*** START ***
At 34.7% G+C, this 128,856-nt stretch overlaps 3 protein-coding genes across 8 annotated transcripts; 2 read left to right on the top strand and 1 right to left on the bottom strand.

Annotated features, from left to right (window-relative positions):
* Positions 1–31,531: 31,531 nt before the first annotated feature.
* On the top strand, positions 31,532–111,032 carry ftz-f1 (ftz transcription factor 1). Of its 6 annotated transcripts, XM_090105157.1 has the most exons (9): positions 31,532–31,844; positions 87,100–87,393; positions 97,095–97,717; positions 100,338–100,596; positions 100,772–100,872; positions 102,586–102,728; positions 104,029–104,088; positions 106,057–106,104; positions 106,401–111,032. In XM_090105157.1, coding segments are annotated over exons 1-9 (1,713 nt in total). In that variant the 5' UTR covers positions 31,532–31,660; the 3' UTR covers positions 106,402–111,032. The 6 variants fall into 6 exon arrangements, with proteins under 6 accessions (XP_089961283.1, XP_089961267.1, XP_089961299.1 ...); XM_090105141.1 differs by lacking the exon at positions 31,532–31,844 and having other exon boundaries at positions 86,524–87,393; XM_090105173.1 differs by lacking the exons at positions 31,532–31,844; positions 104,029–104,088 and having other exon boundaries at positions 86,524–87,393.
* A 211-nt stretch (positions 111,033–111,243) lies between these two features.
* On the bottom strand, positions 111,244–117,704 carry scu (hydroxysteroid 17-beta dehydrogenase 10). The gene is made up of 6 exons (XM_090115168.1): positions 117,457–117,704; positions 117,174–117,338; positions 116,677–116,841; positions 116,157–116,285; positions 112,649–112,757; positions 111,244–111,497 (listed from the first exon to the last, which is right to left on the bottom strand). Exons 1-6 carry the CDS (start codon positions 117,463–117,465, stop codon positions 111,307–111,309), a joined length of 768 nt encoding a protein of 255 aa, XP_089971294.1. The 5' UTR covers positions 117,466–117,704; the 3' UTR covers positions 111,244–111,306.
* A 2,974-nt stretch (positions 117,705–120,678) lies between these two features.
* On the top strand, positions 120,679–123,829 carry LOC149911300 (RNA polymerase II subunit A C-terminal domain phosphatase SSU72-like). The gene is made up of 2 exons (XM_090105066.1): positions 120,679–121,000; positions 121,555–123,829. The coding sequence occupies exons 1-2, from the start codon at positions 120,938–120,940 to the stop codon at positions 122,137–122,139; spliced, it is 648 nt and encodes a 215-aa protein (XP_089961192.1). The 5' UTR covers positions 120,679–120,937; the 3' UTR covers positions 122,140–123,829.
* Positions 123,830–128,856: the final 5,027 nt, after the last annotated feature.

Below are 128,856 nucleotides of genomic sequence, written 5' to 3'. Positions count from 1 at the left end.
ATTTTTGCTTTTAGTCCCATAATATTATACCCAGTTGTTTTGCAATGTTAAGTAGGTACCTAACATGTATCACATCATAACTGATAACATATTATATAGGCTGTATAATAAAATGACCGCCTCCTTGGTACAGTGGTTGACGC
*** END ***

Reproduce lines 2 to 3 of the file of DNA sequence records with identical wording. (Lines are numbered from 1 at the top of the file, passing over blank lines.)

Annotated features, from left to right (window-relative positions):
* Positions 1–31,531: 31,531 nt before the first annotated feature.